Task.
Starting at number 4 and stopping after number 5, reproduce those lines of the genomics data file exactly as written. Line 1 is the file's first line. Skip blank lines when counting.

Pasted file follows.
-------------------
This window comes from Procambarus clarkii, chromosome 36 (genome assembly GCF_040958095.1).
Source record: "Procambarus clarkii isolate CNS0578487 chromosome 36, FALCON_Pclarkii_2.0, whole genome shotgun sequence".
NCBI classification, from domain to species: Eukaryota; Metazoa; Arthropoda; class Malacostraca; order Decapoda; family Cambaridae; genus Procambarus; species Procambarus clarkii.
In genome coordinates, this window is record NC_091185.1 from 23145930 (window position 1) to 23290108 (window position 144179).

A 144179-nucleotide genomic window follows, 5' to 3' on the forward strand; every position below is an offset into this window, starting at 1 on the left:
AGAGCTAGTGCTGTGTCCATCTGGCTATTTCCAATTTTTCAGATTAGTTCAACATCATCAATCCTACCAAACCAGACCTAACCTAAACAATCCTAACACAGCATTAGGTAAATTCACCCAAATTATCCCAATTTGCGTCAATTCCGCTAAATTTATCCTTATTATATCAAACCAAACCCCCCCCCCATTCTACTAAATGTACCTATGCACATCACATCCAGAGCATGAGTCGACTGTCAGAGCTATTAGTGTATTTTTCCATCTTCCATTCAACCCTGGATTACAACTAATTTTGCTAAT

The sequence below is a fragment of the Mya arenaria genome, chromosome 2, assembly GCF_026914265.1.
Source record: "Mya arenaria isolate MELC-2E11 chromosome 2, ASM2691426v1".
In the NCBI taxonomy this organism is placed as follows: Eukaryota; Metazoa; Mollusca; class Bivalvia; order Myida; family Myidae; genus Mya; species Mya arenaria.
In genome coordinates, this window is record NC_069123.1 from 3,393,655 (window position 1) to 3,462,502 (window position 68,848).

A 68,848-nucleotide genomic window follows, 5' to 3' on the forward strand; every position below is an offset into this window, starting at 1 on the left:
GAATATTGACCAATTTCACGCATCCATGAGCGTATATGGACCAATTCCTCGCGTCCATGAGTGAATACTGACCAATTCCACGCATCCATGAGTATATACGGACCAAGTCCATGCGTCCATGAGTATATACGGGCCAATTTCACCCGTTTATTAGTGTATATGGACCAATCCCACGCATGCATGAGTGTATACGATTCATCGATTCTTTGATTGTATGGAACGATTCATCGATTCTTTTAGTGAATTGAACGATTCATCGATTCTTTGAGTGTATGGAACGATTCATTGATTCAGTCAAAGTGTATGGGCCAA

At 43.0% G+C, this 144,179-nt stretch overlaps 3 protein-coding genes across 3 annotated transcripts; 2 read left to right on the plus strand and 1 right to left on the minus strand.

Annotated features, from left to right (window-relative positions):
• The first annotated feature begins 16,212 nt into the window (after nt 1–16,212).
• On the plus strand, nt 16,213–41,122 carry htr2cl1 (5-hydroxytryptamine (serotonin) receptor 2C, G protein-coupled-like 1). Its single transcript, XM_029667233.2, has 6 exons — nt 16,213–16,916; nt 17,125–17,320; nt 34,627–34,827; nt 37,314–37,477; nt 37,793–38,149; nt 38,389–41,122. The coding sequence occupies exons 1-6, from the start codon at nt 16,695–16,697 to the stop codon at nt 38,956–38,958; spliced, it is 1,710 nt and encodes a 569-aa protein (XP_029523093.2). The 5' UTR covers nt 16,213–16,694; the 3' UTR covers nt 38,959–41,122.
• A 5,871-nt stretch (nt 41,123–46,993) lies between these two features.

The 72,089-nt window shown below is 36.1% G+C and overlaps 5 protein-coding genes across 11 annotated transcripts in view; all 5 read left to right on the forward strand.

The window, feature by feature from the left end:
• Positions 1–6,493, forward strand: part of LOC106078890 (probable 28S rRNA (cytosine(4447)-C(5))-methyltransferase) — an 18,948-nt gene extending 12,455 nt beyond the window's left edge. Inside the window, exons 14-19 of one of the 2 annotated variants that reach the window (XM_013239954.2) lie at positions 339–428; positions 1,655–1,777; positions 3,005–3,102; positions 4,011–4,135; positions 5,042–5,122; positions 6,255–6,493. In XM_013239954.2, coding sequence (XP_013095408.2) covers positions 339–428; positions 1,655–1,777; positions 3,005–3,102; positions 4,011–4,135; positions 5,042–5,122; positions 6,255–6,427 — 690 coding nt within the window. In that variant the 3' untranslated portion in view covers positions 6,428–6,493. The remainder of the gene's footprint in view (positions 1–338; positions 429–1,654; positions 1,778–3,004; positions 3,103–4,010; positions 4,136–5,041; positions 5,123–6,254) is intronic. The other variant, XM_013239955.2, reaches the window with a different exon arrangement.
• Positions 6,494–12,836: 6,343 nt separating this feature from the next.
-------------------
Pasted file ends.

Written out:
In genome coordinates, this window is record NC_091185.1 from 23145930 (window position 1) to 23290108 (window position 144179).

A 144179-nucleotide genomic window follows, 5' to 3' on the forward strand; every position below is an offset into this window, starting at 1 on the left: